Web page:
|Image courtesy of apartmenttherapy.com|
My obvious affinity with Danish furniture and design makes the simplicity of the Shaker Movement equally desirable. It draws on the religious followers in The USA referred to as "The Society of Believers in Christ's Second Appearing'. One of the central tenets to this faith was the creation of communities where Shaker furniture was designed and made. It's purity of form and sense of restraint was supposedly a reflection of the piety and simplicity which these people applied to their faith. I'd be a very happy little convert indeed if someone promised me a house full of this refined style of furniture. Abstinence and a life of co-operative living was yours for the taking... oh, and lots of woodworking to keep your mind off the abstinence part!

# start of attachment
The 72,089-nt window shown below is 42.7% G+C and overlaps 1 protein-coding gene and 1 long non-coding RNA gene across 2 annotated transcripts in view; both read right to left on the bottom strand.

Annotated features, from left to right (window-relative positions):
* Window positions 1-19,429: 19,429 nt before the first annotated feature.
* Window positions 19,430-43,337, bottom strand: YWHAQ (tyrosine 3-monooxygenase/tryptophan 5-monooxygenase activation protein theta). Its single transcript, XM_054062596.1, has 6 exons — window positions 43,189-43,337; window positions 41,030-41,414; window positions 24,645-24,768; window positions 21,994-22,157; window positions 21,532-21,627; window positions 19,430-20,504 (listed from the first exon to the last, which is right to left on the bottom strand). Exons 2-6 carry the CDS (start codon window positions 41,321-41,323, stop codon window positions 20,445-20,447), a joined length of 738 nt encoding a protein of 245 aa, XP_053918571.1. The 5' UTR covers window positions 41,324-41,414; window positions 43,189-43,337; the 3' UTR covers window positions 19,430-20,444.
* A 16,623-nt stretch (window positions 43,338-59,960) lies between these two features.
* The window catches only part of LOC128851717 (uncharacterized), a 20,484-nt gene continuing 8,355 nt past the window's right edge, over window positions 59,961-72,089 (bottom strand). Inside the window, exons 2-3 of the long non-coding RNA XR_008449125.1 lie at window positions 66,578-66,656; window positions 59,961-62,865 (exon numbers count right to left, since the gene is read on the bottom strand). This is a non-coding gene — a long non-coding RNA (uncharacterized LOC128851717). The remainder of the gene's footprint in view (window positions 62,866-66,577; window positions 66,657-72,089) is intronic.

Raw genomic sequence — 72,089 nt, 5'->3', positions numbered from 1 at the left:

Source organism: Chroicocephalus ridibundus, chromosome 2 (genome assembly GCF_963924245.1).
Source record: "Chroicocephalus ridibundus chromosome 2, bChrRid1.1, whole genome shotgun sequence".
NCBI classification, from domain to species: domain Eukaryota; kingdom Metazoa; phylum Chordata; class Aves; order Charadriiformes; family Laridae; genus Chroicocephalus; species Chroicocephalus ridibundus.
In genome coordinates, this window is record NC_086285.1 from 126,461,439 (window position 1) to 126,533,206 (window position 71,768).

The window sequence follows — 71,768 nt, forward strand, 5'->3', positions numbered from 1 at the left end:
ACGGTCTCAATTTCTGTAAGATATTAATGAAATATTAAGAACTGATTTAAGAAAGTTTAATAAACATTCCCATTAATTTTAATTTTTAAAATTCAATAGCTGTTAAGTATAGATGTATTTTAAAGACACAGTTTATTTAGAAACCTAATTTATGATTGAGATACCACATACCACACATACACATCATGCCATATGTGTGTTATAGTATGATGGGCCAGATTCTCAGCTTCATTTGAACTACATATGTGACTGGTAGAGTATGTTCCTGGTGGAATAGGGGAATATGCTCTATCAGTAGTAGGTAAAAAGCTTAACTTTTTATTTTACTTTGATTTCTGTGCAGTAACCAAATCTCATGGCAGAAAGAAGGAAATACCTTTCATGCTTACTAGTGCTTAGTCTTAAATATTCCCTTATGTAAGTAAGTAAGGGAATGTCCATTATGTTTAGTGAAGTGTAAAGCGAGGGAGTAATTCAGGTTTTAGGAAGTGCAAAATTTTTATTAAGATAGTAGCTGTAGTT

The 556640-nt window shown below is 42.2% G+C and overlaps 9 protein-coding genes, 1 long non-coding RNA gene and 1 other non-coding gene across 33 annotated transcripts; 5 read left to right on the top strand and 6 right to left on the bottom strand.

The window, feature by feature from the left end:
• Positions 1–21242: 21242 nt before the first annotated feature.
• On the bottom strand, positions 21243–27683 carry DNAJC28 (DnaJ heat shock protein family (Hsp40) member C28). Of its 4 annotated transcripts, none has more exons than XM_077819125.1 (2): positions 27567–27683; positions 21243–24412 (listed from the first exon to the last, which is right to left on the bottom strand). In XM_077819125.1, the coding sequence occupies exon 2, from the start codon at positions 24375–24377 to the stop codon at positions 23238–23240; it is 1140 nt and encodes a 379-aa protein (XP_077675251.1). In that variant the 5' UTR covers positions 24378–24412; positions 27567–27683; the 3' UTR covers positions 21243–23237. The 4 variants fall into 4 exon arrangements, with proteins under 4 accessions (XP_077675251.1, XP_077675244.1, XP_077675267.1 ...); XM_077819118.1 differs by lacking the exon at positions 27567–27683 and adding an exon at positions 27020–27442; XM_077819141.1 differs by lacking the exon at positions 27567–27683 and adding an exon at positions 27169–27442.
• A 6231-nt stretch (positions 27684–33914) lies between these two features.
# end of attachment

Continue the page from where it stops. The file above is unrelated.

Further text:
For the greater part of the 19th Century the 'Shaking Quakers' (so-called owing to their extreme movements and trances during services) lived in some nineteen communities in the Northern USA. Their forms were more akin to the style of Hepplewhite and they focused their attention on the quality of the pieces they produced. It's a shame those same standards were not carried forward to the vast majority of contemporary furniture producers. I guess it's a case of economic pragmatism versus idealism. Still, I'd proudly wear the black and white garb and even learn to dovetail joints. That is if someone promised to make me a settee like the one shown above.